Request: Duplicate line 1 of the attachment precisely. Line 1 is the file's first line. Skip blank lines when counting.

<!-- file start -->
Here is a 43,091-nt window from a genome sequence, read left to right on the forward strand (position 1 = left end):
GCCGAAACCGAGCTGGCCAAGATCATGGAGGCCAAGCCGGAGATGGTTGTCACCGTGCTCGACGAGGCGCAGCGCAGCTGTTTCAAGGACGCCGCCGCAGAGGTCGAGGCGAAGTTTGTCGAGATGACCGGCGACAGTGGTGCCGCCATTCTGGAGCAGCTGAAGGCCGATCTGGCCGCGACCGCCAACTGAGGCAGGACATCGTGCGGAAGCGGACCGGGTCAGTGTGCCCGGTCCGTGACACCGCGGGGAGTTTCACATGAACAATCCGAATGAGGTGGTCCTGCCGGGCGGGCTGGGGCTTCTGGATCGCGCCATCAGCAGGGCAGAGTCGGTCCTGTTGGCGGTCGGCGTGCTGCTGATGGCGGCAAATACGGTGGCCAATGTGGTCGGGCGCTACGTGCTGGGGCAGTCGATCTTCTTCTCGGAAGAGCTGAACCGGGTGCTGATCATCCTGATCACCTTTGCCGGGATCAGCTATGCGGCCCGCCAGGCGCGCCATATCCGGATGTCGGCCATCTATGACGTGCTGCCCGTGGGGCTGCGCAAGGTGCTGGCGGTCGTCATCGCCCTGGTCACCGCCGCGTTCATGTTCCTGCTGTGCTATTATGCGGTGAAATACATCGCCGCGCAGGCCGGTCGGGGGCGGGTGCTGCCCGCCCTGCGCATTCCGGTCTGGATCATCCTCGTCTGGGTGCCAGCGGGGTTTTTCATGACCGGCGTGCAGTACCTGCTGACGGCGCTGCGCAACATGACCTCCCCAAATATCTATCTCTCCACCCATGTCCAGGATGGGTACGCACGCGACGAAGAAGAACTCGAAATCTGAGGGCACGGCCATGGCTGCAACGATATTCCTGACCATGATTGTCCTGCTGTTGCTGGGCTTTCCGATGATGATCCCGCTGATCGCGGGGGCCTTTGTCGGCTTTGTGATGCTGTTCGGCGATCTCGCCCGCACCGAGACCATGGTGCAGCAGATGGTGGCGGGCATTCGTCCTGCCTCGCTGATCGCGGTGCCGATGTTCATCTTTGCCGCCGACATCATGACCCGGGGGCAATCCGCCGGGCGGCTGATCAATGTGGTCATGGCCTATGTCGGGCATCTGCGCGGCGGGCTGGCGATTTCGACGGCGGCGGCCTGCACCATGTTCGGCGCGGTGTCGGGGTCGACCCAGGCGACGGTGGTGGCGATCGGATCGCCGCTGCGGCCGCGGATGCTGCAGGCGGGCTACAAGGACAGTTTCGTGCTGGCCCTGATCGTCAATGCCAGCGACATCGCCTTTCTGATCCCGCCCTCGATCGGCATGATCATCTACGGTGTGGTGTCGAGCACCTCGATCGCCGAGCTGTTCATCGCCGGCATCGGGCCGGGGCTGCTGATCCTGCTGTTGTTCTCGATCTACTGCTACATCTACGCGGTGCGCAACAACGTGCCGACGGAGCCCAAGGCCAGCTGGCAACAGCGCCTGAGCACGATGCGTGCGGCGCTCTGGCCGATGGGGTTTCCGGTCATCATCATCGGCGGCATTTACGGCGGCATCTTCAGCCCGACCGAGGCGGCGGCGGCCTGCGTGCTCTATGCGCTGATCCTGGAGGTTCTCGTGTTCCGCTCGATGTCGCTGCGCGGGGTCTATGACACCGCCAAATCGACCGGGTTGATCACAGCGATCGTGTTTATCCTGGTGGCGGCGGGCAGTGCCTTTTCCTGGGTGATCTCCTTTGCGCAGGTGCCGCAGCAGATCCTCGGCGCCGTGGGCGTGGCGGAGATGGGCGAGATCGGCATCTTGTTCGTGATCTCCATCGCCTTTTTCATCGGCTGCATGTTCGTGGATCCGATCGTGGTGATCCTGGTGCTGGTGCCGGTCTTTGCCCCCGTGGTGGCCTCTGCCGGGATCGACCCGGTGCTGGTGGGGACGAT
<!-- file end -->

Here is a 43,091-nt window from a genome sequence, read left to right on the forward strand (position 1 = left end):